A Reform that Challenges All
Edited By Theodor Dieter, Andrea Grillo and James Puglisi
This volume presents contributions of the Catholic-Lutheran International Conference held at the Pontifical Athenaeum of St. Anselm in Rome in 2016. The scholars were invited to reflect together on the questions of forgiveness, conversion and penance in the context of the ecumenical dialogue that has been going on since the Second Vatican Council. Precisely because stemming from a deep rethinking of God’s forgiveness, the movement that began half a millennium ago has borne diverse fruits in different traditions. Today, within the context of fraternal dialogue we may be able to recognize in a new way «the signs of God’s mercy». This motivation allows us to discover, in this book, new itineraries and processes of the conversion to God which also leads to the rediscovery and the inauguration of authentic forms of penance, both ecclesial and personal.
From Conflict to Communion? (Susan K. Wood)
← 190 | 191 →
Susan K. Wood
From Conflict to Communion?
Abstract: The path from conflict to communion entails a common narration of the Reformation, a critique of its memory, and the creation of new memories of a common faith. Johann Baptist Metz’s category of memory, Yves Congar’s analysis of the ambiguity inherent in reform and its consequences, and Bernard Lonergan’s theology of conversion provide tools for this task.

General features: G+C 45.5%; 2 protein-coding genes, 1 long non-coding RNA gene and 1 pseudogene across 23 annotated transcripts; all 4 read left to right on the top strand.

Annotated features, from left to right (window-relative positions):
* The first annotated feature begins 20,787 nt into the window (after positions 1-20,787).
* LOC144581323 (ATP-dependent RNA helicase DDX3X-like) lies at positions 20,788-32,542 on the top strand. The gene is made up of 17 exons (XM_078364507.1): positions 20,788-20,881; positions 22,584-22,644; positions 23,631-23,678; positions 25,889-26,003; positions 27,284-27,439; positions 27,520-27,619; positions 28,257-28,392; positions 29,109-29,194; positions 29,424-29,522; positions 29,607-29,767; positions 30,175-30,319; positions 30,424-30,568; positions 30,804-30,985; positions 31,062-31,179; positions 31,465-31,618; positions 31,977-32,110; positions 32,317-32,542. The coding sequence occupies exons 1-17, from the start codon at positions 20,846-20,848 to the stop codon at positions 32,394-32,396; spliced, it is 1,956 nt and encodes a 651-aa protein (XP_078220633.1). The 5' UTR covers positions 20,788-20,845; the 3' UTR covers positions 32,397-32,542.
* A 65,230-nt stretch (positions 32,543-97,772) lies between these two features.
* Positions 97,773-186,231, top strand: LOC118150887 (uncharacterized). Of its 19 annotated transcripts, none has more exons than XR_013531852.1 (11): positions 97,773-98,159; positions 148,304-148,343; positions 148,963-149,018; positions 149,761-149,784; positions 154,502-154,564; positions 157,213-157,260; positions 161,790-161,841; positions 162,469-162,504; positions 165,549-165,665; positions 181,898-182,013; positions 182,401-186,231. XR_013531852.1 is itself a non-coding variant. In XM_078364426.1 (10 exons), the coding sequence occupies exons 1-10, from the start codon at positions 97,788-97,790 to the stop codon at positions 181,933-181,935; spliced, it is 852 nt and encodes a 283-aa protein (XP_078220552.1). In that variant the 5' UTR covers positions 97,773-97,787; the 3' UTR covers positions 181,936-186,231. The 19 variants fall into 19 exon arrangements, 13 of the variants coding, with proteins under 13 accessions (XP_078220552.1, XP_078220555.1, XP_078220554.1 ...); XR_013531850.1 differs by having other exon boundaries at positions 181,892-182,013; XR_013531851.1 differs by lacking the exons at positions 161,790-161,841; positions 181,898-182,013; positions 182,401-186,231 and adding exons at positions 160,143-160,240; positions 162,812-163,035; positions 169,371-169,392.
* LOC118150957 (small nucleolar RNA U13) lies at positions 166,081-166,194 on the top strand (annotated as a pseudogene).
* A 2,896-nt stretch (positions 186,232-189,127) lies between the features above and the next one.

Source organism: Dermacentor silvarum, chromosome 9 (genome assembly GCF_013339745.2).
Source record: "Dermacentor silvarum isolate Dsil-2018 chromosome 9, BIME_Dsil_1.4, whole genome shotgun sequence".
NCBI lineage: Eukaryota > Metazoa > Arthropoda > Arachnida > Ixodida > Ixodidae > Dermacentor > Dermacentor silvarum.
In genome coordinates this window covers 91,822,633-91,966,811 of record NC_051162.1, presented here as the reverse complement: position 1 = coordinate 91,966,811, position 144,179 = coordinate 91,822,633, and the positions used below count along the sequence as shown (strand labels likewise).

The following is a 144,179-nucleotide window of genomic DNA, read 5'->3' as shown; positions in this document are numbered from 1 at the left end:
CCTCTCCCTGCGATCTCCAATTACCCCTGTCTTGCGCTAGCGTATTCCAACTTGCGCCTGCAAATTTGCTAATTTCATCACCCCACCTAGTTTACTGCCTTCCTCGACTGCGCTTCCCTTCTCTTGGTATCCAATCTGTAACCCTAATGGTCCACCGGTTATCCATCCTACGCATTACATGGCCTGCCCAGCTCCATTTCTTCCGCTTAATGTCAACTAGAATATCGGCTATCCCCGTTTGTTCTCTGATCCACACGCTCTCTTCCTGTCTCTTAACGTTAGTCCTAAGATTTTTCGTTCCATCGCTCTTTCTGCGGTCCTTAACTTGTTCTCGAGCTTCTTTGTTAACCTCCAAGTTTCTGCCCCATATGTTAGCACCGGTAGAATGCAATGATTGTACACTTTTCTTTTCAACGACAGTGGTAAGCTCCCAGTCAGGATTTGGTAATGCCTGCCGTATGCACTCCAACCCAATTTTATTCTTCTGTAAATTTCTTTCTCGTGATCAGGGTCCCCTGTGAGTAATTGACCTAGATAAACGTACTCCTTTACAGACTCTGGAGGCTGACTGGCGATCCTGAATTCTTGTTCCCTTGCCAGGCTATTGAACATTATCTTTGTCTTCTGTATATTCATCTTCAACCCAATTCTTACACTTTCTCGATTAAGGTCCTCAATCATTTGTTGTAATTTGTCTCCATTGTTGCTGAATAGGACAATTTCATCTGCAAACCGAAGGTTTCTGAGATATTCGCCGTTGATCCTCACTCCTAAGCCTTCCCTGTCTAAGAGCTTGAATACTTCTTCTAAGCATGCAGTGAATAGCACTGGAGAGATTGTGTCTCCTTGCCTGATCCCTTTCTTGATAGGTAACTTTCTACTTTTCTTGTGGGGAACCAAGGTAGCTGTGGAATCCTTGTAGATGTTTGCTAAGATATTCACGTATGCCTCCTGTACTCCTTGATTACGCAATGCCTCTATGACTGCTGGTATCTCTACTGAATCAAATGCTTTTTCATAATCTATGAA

October 21, 1517, the date of the publication of Martin Luther’s 95 theses, has become a symbol of the Reformation and the loss of unity within Western Christendom. The Lutheran World Federation’s preferred term “commemoration” to designate the nature of the anniversary of the Reformation invites us to explore the function of memory with regard to this event. What are Lutherans and Catholics remembering? How does this remembering shape their present and their future? In the selection of what is to be remembered, are their other aspects of the past that are best forgotten?
The ecumenical document From Conflict to Communion developed for the commemoration of the Reformation in 2017 reminds us that each commemoration is shaped by its own context with its own political overtones.1 For instance, in 1617 the celebrations solidified the common Reformation identity of Lutheran and Reformed communities as they celebrated Luther as their common liberator from the Roman yoke. In 1917, amidst the First World War, Luther was celebrated as a German national hero.2 From Conflict to Communion...
You are not authenticated to view the full text of this chapter or article.
This site requires a subscription or purchase to access the full text of books or journals.
Do you have any questions? Contact us.Or login to access all content.